Miles Gaston Villanueva Goes to Hollywood
Dec 22, 2017 11:00AM ● Published by Melissa Mendonca
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Miles... To Go
Story by Melissa Mendonca
Main photo courtesy of Miles Gaston Villanueva
Choices. When it came down to choosing between two general education courses at Fresno State University, actor Miles Gaston Villanueva knew himself well enough to know that a Spanish class with an 8 am start time wouldn’t set him up for success. He tends to burn the midnight oil.
The other option, more appropriately timed as an afternoon class, held its own setbacks. Oral Interpretation of Literature would require two presentations. Villanueva was shy, someone who watched performers with awe but harbored his own fears of holding an audience. Ultimately, facing his fear of public speaking beat out his fear of early morning classes.
The class turned out to be a watershed, leading the young student who had been following his older brothers into studies of kineseology to his true calling in theater.
“I grew up an athlete,” says Villanueva. “I wasn’t one of those actors who started acting as a kid.” He’d do impressions and imitations – Jim Carrey was a hero – but as soon as one of his parents would ask him to repeat himself for friends or family, he’d become shy and afraid.
The work ethic his parents, Visalia residents Theresa and Rich Villanueva, instilled in him, however, pushed him to produce stellar interpretations for his class; his efforts caught the attention of his professor, Terry Miller. Miller invited Villanueva to audition for a school Shakespeare production. That production set him on a career path that eventually led to Los Angeles and the role of Lyle Mendendez in the late 2017 eight-episode series, “Law & Order True Crimes: The Mendendez Murders.”
“For some reason, I said ‘yes’ that day,” Villanueva says of the offer to audition for that first Shakespeare production during his sophomore year at Fresno State. “I had three lines and did some sword fights,” he says with a laugh of his role in Henry IV Part I. Still, the experience brought him home to himself. “I didn’t know what I was missing until I got to theater and found my people.”
He changed his major to theater and landed his first lead by his junior year.
Upon graduating from Fresno State, he found himself roaming the Bay Area to do regional theater and was baffled by friends’ suggestions to take his talents to Los Angeles. “People kept telling me that if they looked like me, they would go to LA,” he says, seemingly unaware of the power of his jawline. “What does that even mean?”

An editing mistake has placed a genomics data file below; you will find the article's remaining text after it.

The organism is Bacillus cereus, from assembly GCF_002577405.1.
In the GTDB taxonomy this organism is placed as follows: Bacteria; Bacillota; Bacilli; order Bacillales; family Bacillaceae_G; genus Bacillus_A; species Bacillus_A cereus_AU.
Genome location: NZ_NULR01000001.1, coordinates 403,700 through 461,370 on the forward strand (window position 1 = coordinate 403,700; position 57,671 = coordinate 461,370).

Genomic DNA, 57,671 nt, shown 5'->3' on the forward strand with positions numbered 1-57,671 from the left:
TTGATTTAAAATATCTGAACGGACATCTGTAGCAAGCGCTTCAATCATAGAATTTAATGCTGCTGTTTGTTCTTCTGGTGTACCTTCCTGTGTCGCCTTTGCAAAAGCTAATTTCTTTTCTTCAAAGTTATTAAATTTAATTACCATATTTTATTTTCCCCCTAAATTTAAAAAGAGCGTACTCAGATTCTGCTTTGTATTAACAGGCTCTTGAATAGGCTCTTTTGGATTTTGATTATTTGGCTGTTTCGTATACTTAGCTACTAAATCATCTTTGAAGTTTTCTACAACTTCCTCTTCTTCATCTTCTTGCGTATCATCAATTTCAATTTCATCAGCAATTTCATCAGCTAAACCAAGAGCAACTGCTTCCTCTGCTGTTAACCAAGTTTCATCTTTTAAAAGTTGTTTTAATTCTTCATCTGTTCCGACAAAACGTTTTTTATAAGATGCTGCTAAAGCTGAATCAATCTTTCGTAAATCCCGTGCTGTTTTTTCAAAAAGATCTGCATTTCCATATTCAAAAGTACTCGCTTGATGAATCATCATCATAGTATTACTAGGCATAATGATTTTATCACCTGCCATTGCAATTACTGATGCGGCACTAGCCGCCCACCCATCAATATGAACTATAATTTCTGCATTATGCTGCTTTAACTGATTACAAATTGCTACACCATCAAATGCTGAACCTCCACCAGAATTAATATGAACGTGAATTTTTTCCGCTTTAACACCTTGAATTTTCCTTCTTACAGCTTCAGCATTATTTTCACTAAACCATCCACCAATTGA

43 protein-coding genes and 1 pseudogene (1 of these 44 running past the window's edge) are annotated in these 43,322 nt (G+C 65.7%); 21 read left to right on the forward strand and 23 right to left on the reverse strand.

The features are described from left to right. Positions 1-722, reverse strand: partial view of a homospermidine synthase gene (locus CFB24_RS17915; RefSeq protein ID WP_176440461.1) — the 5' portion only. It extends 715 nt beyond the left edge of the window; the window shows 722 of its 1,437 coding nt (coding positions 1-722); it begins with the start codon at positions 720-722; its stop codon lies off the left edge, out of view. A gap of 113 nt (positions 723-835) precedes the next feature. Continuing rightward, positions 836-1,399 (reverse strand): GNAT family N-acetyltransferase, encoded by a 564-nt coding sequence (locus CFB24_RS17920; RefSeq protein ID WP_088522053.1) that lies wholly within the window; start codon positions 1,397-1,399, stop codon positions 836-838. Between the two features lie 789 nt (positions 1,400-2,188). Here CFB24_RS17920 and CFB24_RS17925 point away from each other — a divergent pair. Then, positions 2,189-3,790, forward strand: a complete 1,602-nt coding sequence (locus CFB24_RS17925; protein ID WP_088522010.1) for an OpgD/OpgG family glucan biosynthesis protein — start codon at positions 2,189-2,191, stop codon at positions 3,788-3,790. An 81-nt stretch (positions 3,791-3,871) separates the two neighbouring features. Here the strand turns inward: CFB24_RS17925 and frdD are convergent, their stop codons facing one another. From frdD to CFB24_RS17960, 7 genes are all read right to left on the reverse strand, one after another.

It was a lull in his Bay Area audition schedule that finally nudged him toward Los Angeles, where his older brother Matt was working on a doctorate in kineseology at the University of Southern California. He decided to crash with Matt and see what came about professionally. “I did it kind of on a whim. I’m indebted to my brother for letting me be here for awhile,” he laughs. “I actually took his apartment over. I’m still in it.”
Success came readily for Villanueva, who quickly landed roles in daytime television and has now been in Southern California for five years.
His recent high-profile role as Lyle Mendendez, however, is the highest point so far, both professionally and personally. “It’s the most defining thing for me as an artist/actor because of everything it asked,” he says. “Getting into the head of an abuse victim and someone who feels their only way out is to take their parents’ lives.” He describes the role as “the most daunting, the most challenging, the most rewarding.”
Filming for the series began in June 2017 and wrapped in October. The first episodes began airing in September. “People had watched three episodes before we had even wrapped,” he says. While some cast members chose to wait to view the show until filming wrapped up, Villanueva chose to celebrate with family and friends. “My parents came down to watch with me and Gus (the actor who played Erik Mendendez),” he says, relishing the opportunity to share his work in community.
“It’s amazing the self discovery that can happen when you inhabit another person. That was lightning in a bottle,” he says of the Mendendez role. “It’s changing things for sure.”
The role is raising his profile as an actor but also bringing a certain amount of celebrity, which he enjoys for its ability to connect him to more people, an opportunity he genuinely enjoys. “It’s changed me,” he says, “but it’s made me a better person, to come more into my own, and to interact with other people.”
Gratitude is a sentiment Villanueva peppers into his conversations with ease and sincerity. “I’m still hustling,” he says. “I’m still auditioning. I’m very fortunate.”
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